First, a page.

The Debt Justice Action (DJA) campaign, of which I am a part, has just lodged an application with the Guinness Book of Records to recognise Ireland as having the world’s most expensive ever bank bailout. A video accompanying the application can be viewed below. The satirical intent behind the project is well captured by DJA member Diarmuid O’Flynn: “We’ve had a difficult few years here in Ireland.
Much of the treaty debate has revolved around whether Ireland could access more loans if required and whether the treaty will mean greater austerity. These are important issues, but the even more important issue of democracy has been somewhat neglected by comparison. Put simply, ratifying the treaty would give its provisions immunity from constitutional challenge and would make it much more difficult to change economic policy through the election of a new government. The wording of what we are being asked to vote on is as follows:
Between 6 and 8 May hundreds of campaigners against debt and austerity gathered in Athens to exchange ideas and information on everything from the experience of default to the structure of debt audits. Andy Storey was there, and reports that delegates came away from the event determined to build a truly global movement for economic justice.
Ireland is now ruled by 'financial speculators unknown'. Ireland's governing elite has pledged itself to providing for these speculators, at the expense of all of its citizens, for the foreseeable future. It has not asked who they are, nor, it seems, does it plan to. It is enough, it seems, to leave tithes outside the cave of the mythical beast, and run away without checking if the beast is real, or just a man with a dragon mask and an eye for a scam.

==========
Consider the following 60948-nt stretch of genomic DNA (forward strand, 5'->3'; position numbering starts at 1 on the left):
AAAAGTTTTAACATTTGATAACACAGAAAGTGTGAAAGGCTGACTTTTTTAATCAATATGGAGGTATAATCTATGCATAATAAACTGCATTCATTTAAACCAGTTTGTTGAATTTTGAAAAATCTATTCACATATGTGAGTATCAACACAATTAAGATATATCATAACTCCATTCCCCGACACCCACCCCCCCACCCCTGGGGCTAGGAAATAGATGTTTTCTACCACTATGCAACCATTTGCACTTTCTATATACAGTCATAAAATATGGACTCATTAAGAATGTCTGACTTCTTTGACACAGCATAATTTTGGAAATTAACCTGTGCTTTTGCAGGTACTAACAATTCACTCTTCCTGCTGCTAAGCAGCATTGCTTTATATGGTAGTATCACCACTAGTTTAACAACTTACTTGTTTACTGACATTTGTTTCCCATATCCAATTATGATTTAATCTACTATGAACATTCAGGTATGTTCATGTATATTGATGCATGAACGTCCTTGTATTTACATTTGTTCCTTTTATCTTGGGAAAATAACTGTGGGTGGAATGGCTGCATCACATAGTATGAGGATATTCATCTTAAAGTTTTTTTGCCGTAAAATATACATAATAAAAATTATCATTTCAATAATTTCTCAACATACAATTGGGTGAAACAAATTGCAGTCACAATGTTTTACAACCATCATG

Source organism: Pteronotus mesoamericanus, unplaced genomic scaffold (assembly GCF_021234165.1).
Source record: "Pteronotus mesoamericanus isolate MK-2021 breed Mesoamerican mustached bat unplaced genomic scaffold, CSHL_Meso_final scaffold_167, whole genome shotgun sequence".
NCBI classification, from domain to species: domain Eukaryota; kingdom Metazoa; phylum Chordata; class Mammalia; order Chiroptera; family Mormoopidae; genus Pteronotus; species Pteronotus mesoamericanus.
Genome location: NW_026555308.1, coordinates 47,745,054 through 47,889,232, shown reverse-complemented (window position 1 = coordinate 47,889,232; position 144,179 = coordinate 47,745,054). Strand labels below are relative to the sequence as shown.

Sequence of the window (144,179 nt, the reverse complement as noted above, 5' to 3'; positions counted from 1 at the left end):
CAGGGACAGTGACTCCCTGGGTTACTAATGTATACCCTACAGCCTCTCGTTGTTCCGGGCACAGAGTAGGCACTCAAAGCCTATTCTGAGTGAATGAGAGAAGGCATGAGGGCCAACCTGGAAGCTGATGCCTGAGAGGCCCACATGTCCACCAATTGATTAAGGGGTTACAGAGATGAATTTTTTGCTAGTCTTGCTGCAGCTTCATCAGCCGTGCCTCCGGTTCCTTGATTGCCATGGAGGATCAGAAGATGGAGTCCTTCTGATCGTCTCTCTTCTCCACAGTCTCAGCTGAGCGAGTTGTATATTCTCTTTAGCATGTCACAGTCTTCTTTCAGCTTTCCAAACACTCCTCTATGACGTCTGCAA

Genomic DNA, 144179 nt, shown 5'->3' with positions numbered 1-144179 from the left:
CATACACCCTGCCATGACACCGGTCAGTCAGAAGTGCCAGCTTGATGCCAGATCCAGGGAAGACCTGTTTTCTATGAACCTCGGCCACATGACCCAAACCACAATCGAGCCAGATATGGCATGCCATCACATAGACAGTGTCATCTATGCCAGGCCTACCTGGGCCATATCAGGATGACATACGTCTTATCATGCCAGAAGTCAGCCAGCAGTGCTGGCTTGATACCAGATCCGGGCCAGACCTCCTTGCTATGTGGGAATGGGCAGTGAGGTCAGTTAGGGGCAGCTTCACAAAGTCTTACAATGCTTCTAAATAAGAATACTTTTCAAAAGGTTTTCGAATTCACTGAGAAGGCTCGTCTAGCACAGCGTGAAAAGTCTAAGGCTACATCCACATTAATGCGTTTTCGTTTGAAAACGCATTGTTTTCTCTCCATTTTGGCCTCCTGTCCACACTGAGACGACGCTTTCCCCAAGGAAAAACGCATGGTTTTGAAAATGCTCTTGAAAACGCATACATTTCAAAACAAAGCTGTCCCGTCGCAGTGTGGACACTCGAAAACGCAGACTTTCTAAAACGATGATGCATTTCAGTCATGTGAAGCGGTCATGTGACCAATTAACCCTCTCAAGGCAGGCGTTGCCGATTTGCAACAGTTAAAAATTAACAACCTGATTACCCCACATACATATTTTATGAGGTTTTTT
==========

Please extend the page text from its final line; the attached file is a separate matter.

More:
As has been noted on CrisisJam before, failure is no barrier to success in the thin air that prevails in the offices off the topmost corridors of power. The IMF’s dismal record in evaluating and forecasting economic performance – and its tenured poistion as arbiter of same - bespeaks a very special kind of insulation from the consequences of stupidity and failure.
Radical analyses of the Irish and European debt crisis can benefit from engagement with some mainstream (or even right-wing) analyses – there is much to be learned there, and sometimes a surprising amount of common ground. However, where the mainstream falls down is in its misunderstanding (wilful or not) of the politics of the way in which the debt crisis is being managed – it does not recognise (or chooses not to recognise) the instrumentality of the debt response for the furtherance of corporate power and wealth. In other words, what good does it do, and for whom?